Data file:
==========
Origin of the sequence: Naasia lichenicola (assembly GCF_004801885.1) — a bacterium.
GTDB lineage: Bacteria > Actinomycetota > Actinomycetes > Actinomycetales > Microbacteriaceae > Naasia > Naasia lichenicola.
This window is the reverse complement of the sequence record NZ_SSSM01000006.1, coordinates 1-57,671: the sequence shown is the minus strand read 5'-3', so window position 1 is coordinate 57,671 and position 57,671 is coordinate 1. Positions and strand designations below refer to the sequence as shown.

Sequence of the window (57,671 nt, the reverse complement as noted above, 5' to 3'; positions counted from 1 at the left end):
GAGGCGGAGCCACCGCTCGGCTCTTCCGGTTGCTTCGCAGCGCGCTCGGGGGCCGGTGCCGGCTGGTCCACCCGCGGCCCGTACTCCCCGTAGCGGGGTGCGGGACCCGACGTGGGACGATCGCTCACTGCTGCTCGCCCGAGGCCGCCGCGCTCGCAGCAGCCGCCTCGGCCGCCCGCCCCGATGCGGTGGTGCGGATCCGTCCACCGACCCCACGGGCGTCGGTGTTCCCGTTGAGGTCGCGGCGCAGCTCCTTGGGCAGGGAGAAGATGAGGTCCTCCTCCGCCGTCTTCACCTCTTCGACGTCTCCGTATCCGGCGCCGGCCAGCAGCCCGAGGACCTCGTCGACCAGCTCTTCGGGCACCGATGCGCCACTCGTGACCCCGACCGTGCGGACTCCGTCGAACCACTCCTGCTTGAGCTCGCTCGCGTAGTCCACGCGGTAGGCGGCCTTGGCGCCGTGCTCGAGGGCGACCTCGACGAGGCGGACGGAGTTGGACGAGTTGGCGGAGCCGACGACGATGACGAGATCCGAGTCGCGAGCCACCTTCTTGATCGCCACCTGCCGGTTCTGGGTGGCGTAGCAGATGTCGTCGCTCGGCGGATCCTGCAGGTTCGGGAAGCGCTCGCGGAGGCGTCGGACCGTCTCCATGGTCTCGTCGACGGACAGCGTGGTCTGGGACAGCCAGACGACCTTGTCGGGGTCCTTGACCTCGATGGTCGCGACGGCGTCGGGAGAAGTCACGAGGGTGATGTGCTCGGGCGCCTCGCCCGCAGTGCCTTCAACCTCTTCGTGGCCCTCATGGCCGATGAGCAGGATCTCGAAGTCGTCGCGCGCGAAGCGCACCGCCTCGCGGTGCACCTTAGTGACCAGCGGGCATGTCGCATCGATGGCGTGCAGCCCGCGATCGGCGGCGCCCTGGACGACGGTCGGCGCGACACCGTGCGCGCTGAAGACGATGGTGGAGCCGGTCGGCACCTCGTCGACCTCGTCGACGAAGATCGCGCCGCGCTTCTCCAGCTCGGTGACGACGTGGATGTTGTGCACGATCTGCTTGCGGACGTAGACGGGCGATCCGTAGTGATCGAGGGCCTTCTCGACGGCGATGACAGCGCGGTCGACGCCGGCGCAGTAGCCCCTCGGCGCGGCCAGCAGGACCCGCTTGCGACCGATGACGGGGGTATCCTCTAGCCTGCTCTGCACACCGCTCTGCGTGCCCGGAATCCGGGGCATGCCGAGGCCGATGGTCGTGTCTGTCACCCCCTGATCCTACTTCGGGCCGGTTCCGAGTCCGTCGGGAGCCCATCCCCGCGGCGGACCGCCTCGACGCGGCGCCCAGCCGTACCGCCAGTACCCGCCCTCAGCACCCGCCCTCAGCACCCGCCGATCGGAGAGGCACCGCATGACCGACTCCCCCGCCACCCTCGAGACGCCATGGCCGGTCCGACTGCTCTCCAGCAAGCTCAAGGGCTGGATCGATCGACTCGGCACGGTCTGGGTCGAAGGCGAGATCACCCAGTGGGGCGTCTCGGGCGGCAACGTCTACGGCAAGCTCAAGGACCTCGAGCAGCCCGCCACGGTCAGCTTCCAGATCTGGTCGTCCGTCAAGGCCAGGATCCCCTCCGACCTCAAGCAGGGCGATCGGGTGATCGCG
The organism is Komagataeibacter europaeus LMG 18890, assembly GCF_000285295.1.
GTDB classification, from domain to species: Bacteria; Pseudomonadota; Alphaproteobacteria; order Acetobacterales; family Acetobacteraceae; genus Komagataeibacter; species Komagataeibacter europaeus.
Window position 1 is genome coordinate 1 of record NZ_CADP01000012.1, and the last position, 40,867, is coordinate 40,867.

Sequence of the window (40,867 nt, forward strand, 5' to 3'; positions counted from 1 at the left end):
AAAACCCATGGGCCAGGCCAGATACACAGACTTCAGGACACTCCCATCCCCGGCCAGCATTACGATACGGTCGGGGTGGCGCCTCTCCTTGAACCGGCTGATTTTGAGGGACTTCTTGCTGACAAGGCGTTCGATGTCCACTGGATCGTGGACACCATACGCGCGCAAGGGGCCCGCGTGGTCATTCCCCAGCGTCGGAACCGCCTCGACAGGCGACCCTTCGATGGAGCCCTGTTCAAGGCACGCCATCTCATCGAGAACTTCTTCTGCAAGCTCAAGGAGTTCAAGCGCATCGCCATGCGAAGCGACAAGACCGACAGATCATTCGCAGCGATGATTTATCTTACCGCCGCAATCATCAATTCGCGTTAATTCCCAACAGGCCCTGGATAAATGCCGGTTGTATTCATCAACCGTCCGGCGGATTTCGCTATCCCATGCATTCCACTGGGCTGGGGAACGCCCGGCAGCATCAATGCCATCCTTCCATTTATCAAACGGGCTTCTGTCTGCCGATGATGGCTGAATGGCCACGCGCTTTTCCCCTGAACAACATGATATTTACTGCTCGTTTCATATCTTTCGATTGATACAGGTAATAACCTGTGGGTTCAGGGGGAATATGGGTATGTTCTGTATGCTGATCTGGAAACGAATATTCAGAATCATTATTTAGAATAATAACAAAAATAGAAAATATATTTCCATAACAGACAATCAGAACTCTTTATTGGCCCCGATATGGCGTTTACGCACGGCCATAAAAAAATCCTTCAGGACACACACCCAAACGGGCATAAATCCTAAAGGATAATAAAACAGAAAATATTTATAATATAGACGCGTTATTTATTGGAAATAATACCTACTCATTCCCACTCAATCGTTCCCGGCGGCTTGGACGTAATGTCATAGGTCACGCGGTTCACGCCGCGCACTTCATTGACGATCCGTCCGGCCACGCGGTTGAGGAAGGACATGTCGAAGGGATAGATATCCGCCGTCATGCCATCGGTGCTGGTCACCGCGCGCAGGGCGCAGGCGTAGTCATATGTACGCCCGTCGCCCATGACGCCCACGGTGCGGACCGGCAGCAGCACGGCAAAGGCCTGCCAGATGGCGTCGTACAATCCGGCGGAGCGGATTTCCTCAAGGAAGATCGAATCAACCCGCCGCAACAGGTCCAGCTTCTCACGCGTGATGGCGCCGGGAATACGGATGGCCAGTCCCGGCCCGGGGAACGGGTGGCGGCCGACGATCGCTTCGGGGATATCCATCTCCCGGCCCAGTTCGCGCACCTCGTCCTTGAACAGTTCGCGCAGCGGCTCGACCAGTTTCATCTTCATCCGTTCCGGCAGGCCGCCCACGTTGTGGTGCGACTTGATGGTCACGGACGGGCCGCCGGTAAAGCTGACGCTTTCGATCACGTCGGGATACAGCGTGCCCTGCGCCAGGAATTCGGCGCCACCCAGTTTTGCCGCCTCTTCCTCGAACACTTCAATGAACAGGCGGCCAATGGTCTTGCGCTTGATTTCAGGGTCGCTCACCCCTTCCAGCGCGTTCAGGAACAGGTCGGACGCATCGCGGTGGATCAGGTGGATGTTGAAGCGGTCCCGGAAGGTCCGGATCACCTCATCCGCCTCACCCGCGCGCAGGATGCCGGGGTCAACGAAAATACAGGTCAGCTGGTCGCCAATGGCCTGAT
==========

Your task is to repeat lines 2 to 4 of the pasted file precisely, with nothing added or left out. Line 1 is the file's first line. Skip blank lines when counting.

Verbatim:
GTDB lineage: Bacteria > Actinomycetota > Actinomycetes > Actinomycetales > Microbacteriaceae > Naasia > Naasia lichenicola.
This window is the reverse complement of the sequence record NZ_SSSM01000006.1, coordinates 1-57,671: the sequence shown is the minus strand read 5'-3', so window position 1 is coordinate 57,671 and position 57,671 is coordinate 1. Positions and strand designations below refer to the sequence as shown.

Sequence of the window (57,671 nt, the reverse complement as noted above, 5' to 3'; positions counted from 1 at the left end):